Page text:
Volunteering: A Little Goes a Long Way
Paul Feeney, Neighbors Who Care Volunteer
I expect most people reading this article know that Neighbors Who Care is an organization that enables elderly people needing some help to lead a better life. It is easy to imagine an example of a widow or widower who is no longer able to safely drive, and how they would appreciate someone taking them to the doctor or the grocery store. The same goes for having someone bring over a meal or reach out to talk and break up a lonely day. Many people want to stay in their homes as they age, and Neighbors Who Care volunteers provide assistance that makes that easier. I hope you see that this is valuable.
But what does it mean to be a volunteer? In all honesty, many of us have a few hours a week or a month to give. What better way to use this time than to help others? In my experience, volunteering helps fill up the day with something important. When I first joined Neighbors Who Care as a volunteer a few years ago, I learned first-hand how meaningful volunteering is. What surprised me, though, was that it turned out to be much more fulfilling than I imagined. I started mostly giving clients rides. What I found was that they all seemed to have an interesting story about their life, and I enjoyed listening to them. They also seemed to enjoy having someone to hang out with, too! As a volunteer, I felt good about providing more than just the physical ride.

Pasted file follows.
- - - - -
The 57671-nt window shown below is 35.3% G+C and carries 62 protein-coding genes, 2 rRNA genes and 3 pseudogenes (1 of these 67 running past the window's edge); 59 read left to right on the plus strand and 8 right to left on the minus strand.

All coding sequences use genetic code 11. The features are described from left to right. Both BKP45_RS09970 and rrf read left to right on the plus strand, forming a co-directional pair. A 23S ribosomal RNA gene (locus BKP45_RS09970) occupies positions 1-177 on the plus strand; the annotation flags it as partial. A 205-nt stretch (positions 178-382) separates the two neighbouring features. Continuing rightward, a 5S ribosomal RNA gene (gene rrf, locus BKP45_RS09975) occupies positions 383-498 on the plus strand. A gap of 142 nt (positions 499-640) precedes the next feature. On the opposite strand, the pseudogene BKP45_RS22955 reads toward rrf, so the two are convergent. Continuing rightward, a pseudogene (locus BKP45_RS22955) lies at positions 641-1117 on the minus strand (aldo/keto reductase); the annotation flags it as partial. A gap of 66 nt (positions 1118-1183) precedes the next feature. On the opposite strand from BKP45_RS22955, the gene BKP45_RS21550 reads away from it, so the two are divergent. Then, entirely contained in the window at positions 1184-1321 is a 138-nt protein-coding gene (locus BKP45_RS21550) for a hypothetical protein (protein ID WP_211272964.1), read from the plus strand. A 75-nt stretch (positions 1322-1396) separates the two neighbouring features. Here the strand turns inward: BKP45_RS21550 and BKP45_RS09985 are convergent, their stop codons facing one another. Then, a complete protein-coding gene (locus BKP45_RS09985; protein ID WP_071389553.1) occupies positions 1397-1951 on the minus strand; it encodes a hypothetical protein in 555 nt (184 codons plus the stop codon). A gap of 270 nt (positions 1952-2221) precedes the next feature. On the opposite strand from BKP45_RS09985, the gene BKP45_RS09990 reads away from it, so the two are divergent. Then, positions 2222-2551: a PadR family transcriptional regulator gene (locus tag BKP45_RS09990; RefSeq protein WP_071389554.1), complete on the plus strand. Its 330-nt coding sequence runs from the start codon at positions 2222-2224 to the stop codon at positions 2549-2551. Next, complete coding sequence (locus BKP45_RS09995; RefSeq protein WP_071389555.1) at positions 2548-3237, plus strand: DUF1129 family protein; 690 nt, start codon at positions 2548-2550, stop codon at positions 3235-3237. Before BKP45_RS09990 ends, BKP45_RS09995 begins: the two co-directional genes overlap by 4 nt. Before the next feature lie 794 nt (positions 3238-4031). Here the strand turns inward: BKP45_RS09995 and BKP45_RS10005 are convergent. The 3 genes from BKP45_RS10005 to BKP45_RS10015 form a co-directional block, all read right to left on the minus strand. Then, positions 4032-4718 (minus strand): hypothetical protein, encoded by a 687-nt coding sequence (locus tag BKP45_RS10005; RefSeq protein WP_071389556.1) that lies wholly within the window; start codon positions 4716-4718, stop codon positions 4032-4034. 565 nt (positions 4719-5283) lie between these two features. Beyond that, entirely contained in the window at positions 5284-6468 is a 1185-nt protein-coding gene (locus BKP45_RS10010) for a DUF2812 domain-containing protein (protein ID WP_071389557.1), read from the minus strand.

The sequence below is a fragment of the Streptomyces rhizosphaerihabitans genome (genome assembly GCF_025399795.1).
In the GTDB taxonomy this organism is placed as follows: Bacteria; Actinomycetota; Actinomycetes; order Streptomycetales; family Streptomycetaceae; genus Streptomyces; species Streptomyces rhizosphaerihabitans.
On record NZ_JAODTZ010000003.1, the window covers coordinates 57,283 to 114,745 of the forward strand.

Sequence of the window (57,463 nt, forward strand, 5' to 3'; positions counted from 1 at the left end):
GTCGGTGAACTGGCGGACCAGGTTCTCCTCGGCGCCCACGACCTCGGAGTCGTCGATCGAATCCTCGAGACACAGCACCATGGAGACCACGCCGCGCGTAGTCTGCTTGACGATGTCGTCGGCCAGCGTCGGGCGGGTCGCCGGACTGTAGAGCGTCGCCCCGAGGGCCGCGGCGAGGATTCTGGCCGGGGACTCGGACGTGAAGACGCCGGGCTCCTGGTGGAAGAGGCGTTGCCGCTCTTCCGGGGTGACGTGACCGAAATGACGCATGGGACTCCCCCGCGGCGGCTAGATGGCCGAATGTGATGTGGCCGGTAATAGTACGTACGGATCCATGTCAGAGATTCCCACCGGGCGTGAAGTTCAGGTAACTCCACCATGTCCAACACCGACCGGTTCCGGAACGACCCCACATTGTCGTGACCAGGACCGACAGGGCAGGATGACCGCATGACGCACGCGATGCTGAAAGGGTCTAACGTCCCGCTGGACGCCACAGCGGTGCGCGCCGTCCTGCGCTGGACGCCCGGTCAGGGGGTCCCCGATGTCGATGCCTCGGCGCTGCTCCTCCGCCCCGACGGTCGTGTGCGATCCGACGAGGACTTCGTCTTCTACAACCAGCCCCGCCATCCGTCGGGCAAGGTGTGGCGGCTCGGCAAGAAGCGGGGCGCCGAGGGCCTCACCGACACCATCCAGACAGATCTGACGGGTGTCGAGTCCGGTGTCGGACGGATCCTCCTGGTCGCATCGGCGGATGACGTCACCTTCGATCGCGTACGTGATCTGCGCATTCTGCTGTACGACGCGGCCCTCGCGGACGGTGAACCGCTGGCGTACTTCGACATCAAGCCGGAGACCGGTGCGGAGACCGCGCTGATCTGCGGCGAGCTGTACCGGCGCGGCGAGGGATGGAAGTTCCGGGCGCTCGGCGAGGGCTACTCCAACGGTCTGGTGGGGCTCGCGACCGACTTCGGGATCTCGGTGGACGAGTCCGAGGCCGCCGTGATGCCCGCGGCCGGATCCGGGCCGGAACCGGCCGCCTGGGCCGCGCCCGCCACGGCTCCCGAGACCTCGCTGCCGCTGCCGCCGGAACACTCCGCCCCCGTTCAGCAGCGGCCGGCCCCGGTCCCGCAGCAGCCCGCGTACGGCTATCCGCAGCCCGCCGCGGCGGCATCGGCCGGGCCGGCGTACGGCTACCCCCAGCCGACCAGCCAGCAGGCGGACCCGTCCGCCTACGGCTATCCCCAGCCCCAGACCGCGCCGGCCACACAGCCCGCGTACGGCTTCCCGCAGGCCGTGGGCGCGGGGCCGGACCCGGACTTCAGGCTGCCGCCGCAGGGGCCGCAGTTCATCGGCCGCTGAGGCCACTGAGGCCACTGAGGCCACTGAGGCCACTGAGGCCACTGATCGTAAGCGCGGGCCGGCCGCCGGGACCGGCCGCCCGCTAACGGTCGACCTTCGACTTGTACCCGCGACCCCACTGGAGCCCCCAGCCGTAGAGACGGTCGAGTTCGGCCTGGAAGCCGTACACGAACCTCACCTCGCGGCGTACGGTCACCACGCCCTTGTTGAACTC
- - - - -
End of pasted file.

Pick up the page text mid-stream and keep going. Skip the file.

I soon started asking each client if they needed help with anything else. Here are some examples of how I’ve been able to assist clients in small ways:
* Changing a furnace filter that looked like it hadn’t been changed in years;